In order for social impact to radiate outward from a piece of media, something needs to occur to create an emotional or cognitive resonance in the audience member. This resonance is the driving force behind the tweets, votes, and media chatter that we at Harmony Institute use to measure change. One lens for examining the vital relationship between the audience member and the piece of media is to look at the interplay of media engagement and immersion. Media engagement occurs when an individual feels the combination of surprise and delight that sparks curiosity – the drive to find out about a new film or TV show. Once a person has become engaged with the piece of media, their attention grows into a hunger for immersion, the ability to delve even further into the storyworld. However, as media becomes increasingly participatory, the line between engagement and immersion has become less clear. Audience members are able to interact and engage with media across many platforms, from the pages of a book to their television to their phone, and each of these interactions embodies a unique narrative space. Therefore, as media scholars we need to be able to map the connections between these levels of engagement and each one’s potential for immersion.
Film and media engage and motivate their audiences through both content and form. At HI we’ve often looked at content—how are issues framed, what metaphors resonate with audiences, or which characters captivate viewers. But this is only part of the equation. To tackle the tricky question of form, we invited philosopher and psychologist Jesse Prinz of CUNY to discuss the role emotions play in peoples’ responses to and evaluation of art.Prinz currently explores the hypothesis that “wonder” is a feature of art that leads to its emotional impact. Wonder, as he describes it, is a feeling of “awe” evoked by a painting, a piece of music, a performance. It’s the moment, whether alone in a gallery or in a packed theatre, when you notice your jaw dropped, head tilted, eyes opened wide, in an attempt to fully-absorb the work. Prinz and his colleague Angelika Seidel study the psychological bases of these reactions and have developed a formal definition and experimental designs to measure this characteristic of impactful art.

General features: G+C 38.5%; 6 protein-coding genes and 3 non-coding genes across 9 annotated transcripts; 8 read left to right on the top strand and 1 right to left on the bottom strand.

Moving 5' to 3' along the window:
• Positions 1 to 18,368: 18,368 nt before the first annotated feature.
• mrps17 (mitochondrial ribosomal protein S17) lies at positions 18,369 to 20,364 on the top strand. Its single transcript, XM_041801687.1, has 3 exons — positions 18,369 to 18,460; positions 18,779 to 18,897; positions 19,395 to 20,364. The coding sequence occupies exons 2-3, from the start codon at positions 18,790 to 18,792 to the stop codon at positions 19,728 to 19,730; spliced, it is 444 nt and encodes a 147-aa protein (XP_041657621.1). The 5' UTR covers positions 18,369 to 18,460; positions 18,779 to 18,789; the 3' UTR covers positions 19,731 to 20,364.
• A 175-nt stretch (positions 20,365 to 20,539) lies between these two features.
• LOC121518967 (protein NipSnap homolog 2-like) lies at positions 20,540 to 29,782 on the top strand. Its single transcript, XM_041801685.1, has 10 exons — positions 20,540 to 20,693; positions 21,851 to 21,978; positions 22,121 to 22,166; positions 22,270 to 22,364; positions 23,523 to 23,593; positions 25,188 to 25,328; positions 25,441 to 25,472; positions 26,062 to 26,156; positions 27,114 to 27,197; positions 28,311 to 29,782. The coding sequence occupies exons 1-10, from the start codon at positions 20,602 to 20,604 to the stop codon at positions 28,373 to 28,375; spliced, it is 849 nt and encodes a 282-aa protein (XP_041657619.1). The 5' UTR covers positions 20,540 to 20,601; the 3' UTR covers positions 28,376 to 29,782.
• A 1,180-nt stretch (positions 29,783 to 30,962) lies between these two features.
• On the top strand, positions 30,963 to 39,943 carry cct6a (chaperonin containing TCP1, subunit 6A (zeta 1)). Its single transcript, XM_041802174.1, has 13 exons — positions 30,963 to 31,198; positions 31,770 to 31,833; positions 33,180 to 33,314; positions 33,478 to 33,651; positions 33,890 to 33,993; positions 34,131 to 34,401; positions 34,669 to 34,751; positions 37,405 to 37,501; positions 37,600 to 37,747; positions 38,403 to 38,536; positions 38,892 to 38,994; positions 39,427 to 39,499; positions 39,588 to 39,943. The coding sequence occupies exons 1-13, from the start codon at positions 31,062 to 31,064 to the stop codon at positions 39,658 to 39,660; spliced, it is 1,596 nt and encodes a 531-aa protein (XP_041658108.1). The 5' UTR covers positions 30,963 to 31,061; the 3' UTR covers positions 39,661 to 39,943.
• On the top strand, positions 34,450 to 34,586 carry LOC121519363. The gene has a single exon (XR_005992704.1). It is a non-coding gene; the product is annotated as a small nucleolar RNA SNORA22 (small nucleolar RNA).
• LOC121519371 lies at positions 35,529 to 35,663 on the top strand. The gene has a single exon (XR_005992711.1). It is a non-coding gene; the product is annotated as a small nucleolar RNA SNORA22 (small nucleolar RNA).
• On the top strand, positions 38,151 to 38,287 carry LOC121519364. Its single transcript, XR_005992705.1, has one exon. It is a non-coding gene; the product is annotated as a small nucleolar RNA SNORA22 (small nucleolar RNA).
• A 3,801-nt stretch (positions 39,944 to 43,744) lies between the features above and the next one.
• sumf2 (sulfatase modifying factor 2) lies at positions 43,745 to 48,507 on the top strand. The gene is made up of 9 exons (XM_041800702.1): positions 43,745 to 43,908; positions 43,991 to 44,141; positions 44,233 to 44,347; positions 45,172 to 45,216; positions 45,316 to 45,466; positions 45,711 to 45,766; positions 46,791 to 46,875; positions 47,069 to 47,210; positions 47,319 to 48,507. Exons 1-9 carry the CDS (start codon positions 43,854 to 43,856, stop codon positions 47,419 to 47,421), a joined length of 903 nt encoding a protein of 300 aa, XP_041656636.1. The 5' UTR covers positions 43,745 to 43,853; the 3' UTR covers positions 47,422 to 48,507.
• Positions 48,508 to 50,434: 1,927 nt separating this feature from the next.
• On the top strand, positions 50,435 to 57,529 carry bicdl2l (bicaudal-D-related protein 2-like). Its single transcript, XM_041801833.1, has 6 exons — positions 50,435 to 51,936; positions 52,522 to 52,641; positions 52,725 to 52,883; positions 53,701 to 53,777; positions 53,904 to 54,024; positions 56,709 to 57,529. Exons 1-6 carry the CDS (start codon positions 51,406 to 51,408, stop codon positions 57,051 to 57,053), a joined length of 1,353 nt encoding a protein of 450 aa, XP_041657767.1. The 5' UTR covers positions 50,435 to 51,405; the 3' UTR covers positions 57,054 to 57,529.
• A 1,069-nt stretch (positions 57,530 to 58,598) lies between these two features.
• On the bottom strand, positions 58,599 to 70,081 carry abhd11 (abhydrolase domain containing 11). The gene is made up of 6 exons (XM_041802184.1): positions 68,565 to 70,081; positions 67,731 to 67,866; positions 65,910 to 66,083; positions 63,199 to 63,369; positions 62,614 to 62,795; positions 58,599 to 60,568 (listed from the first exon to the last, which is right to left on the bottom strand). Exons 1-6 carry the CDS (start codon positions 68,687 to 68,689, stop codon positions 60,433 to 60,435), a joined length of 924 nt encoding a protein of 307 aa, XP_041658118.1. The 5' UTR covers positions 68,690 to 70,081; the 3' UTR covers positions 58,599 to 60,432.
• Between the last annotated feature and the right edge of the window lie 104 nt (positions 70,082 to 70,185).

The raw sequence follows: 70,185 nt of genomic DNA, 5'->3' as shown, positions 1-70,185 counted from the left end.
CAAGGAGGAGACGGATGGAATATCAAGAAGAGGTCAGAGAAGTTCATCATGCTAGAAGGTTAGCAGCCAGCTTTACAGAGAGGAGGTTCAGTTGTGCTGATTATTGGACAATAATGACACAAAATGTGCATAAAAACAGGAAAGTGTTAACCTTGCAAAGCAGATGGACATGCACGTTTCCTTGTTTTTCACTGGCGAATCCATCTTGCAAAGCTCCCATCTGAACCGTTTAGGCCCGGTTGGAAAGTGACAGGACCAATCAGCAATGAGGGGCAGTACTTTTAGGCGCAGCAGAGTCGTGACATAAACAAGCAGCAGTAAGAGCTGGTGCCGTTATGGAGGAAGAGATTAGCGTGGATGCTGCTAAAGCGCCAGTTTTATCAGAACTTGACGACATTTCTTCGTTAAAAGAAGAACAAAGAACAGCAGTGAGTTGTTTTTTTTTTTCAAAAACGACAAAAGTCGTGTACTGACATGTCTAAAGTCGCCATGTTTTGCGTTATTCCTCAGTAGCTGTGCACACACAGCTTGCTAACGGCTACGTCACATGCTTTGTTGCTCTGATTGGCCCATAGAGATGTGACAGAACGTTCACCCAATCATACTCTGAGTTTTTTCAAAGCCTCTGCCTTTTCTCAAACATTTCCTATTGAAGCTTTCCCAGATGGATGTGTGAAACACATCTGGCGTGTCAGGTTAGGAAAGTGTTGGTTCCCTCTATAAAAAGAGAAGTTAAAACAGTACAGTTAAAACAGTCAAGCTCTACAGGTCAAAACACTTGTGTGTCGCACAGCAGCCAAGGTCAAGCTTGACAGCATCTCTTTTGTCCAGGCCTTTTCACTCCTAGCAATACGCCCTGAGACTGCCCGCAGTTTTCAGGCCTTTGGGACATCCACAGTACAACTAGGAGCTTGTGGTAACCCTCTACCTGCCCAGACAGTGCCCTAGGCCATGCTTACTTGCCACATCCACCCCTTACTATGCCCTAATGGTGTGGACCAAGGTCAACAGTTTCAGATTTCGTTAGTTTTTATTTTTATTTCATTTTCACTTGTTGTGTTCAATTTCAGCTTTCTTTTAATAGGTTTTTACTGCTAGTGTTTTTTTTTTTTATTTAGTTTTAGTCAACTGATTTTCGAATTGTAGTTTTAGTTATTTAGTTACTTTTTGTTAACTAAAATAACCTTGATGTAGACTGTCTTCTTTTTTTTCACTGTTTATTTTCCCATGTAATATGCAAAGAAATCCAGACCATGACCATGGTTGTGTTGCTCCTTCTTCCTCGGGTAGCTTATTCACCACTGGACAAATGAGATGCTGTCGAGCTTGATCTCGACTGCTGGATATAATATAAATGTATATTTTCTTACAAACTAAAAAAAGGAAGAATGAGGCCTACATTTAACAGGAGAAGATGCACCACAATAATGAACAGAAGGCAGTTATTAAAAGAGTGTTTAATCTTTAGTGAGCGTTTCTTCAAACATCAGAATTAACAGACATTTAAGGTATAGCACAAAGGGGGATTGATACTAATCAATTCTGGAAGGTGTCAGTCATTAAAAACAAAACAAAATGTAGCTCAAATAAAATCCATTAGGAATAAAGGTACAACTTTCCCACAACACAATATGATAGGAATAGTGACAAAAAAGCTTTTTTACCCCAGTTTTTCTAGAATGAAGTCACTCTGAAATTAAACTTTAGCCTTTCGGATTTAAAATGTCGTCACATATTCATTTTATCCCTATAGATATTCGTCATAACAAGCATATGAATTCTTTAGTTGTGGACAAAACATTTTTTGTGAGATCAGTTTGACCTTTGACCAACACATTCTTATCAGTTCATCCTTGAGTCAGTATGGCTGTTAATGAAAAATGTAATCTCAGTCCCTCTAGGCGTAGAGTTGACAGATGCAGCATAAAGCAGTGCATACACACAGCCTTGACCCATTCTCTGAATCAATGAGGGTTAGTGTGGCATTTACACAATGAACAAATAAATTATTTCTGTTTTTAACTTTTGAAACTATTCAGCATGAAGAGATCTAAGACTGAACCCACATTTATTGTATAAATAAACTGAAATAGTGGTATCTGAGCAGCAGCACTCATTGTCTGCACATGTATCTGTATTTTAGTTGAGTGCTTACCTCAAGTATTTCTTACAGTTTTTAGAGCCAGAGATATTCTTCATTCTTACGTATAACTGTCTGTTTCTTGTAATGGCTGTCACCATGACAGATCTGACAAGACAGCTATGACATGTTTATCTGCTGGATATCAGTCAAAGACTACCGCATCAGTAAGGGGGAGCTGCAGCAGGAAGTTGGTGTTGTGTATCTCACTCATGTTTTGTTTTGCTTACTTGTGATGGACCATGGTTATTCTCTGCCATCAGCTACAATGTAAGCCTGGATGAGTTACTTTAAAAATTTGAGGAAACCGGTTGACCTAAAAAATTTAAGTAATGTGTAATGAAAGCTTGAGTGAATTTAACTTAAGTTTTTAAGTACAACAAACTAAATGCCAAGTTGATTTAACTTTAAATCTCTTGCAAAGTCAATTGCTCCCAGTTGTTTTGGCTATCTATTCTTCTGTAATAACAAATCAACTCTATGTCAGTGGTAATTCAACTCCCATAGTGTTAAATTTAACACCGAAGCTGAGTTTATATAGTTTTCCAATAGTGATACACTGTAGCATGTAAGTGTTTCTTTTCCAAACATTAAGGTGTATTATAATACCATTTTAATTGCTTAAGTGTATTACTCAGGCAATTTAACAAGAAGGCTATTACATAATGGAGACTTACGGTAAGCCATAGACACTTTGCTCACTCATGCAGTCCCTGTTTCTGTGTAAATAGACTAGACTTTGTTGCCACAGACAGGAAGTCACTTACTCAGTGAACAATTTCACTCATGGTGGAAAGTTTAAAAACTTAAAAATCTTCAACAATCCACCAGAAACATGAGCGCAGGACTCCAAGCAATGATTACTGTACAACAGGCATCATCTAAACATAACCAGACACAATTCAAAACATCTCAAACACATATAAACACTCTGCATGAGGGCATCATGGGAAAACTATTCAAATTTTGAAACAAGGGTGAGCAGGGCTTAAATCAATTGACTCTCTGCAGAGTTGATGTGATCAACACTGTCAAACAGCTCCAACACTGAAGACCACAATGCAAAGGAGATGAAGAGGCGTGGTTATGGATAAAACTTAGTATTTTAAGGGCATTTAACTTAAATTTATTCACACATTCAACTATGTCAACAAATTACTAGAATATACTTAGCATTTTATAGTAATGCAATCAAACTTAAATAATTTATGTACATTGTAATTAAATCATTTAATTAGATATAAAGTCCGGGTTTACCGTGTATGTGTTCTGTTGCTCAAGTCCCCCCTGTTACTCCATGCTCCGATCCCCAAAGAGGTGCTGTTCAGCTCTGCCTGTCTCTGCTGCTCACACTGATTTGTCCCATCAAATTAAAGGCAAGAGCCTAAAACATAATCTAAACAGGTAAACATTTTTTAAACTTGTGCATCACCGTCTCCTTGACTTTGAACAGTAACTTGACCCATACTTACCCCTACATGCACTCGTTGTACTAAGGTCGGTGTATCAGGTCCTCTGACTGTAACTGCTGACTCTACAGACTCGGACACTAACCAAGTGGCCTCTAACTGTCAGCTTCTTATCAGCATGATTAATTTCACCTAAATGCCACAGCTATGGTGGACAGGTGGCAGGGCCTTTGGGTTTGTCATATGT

Measuring the impact of games is a complex challenge. We’ve considered why games may be effective from a psychological perspective and spoken to designers about the delicate balance between accuracy and fun. Still, fundamental questions remain. What types of people are playing games, and to what effect?Games are a huge component of the entertainment marketplace—Industry analysts project that gaming revenue, including sales from mobile devices would reach $78.5 billion in 2012. However, detailed social research on gamers is still an emerging field. In order to better understand some of the issues at play, we spoke with Cornelia Brunner of the Center for Children and Technology.Brunner has worked in education for over 40 years, starting at Sesame Street and moving on to experimental and progressive classrooms that incorporate new media and technology. Pivoting off our work in game evaluation, she explained her ongoing research on games in educational settings. We asked Brunner, what would an inclusive, meaningful game look like?
Video games allow you to take on almost any role you can think of, from an extraterrestrial to a star running back in the NFL. This capacity for close engagement with characters through play is one of the aspects that makes video games such an influential form of entertainment. In one of our previous posts we discussed the psychology behind character identification, and yesterday we hosted indie game designer Josh DeBonis of Sortasoft to discuss his most latest project: Meriwether.While role playing games have traditionally focused on magical characters from fantasy worlds, DeBonis has designed a game with a unique twist. In Meriwether, the player takes on the role of explorer Meriwether Lewis on his epic journey across the American west. This historical focus poses a unique set of design challenges but also opens new modes of historical learning through gameplay.